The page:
AEG reveal Beckham reasons
David Beckham's move to Tottenham collapsed because the LA Galaxy wanted the midfielder to play a full season at the club, according to their owners.
Beckham was seeking a short-term loan move to Spurs, but instead has been training at the club ahead of the new MLS season which begins in March. Now, Tim Leiweke, the president of the Anschutz Entertainment Group (AEG) which owns the Galaxy, says that the decision to refuse Beckham a move had been his.
''I am the one who made the decision about asking David to come back and play a full season of Major League Soccer because we haven't been able to do that, whether due to loans or injury,'' he said. ''Our commitment has been, 'David, you need to be back here for the MLS season that begins in March'.
''It is because we asked for that commitment that the timeline with Tottenham, as such, meant it was very difficult for them to figure out a way to integrate David into the team. But we encouraged David and co-operated about David going to train because there is a relationship with us and [Spurs chairman] Daniel Levy and the Tottenham squad.''
Meanwhile, Leiweke confirmed AEG have formed a ''strategic alliance'' with the London club that could see Spurs stars play for the MLS side in the future. AEG and Spurs are already working together on the bid to take over the London Olympic stadium and Leiweke claimed links would continue to get stronger.
He added: ''Part of what has been created is a strategic alliance between AEG and Tottenham. We are beginning to think outside the box on football and how we do things together on football, whether that's David Beckham training or maybe players from Tottenham coming to the Galaxy (or) playing games against each other.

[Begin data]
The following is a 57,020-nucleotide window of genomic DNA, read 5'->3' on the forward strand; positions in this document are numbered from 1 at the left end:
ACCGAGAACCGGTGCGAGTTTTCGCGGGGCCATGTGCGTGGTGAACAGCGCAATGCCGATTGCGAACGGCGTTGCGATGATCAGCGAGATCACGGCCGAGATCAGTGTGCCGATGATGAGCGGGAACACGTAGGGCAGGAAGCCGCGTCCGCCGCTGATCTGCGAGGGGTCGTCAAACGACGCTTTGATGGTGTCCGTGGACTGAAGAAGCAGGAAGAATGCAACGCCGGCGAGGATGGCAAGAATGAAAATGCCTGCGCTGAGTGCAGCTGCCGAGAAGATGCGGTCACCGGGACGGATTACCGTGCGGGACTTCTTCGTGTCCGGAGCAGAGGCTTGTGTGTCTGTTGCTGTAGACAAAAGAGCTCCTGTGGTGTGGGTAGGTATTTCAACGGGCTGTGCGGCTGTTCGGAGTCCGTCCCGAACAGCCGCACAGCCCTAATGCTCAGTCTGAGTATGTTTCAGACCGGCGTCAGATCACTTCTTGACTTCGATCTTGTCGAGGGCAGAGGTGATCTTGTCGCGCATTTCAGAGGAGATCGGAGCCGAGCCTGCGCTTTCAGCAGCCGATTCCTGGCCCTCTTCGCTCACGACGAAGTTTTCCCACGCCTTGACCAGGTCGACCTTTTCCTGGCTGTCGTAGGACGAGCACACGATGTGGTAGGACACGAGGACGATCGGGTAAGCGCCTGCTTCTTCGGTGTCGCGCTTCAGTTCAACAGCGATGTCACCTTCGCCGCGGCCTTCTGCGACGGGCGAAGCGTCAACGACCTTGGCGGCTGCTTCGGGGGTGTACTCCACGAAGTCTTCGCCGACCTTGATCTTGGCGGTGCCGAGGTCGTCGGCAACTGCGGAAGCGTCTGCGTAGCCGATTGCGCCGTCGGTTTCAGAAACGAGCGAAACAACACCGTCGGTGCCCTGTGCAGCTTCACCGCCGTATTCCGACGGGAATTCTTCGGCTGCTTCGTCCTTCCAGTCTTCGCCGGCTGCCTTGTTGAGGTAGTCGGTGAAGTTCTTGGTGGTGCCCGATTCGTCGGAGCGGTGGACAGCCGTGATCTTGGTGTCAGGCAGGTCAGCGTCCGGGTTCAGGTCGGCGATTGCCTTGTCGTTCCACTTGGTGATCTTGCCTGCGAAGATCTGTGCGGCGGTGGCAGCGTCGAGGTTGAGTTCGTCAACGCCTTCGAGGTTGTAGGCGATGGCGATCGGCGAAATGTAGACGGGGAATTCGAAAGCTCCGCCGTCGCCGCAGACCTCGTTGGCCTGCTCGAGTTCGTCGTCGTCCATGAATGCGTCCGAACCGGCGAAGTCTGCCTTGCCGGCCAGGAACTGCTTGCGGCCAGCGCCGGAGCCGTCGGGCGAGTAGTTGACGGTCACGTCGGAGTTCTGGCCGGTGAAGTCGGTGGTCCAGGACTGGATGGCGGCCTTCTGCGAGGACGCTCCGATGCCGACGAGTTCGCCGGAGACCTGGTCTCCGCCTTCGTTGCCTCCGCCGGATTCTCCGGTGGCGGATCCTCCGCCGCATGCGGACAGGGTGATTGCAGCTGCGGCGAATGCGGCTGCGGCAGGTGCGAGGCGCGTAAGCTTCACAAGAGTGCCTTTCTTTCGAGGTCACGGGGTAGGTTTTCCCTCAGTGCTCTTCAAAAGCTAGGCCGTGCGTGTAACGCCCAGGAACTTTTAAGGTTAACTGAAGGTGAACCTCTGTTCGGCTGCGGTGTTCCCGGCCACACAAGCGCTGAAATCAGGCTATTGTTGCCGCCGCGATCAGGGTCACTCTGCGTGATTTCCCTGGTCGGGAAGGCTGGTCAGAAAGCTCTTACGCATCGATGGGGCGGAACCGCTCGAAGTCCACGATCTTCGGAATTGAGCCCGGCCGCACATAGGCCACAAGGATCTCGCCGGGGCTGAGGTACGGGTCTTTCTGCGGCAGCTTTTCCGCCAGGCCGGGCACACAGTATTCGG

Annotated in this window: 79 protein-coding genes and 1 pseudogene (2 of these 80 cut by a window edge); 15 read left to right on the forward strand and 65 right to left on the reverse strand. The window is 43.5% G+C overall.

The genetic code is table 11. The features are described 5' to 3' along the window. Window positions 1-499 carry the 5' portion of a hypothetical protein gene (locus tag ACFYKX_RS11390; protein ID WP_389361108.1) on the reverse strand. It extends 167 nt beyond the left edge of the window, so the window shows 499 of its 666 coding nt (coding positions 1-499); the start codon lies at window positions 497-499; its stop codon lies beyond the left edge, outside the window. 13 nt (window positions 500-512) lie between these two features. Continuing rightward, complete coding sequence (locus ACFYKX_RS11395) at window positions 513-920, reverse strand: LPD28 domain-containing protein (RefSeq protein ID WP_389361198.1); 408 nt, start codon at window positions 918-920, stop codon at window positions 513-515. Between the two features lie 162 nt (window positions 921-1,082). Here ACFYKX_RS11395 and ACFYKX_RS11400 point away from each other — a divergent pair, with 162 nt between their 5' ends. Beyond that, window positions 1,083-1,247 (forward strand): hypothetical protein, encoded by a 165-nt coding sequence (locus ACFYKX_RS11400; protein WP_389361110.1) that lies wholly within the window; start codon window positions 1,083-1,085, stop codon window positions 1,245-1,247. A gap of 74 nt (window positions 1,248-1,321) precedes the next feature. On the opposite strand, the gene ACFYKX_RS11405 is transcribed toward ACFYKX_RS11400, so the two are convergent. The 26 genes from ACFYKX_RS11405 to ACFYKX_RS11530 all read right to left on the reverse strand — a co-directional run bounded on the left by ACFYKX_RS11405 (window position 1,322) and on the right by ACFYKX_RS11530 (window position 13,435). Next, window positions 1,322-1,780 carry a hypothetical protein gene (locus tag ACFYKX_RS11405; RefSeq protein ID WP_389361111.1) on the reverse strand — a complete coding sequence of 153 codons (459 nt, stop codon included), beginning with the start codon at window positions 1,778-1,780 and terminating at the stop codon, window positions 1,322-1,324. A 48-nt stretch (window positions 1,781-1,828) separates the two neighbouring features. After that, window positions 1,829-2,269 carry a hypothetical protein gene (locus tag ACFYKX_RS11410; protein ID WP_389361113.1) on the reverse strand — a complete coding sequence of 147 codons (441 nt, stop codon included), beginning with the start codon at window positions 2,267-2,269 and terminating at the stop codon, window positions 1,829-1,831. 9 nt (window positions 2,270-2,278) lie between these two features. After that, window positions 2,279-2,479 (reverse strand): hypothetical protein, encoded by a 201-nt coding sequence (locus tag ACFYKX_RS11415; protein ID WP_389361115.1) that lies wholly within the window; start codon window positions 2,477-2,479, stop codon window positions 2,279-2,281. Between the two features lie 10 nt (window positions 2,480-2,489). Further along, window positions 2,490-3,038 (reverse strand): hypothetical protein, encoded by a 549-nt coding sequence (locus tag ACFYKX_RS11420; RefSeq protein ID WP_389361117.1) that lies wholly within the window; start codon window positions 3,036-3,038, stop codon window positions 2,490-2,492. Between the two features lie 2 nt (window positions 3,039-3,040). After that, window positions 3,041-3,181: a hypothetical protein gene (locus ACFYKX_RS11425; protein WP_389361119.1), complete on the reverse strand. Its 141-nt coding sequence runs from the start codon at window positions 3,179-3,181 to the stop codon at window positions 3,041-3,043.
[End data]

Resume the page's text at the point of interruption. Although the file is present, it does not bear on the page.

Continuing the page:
''So I think strategically you will see more of an alliance between us and Tottenham long term.''
Leiweke also maintained that London's Olympic Stadium would ''go broke in 10 years'' if an athletics track were retained in a venue used primarily for football.
Spurs' rivals bidders for the hosting of the stadium are West Ham, who plan to retain the track in line with promises made to the International Olympic Committee when London won the right to host the Games. But Leiweke said in the experience of AEG, the world's largest owner of sports teams and entertainment venues, it would not work.
''I believe in the Olympic visionaries including Seb Coe - early on we invested a million dollars in support of London and got a lot of flak in the USA as New York was also bidding,'' he added. ''That said, you should be trying to create a lasting legacy for sport, not just encouraging athletes to participate but events that work.
''What they are trying to do is force a legacy for track and field into a venue that won't work for football if it has a track. And guess what - it won't work for track and field either. 'People may not like to hear that but you cannot build a 60,000-seat stadium anywhere in the world that works for both. It would be broke in 10 years.
''We told everyone up front our greatest concern was the track and controversial as that is, if you want to make it perfect I believe Tottenham has done this the right way. It would not work as a £400-500 million investment - the key is not to overbuild it, and about the community using it every day.''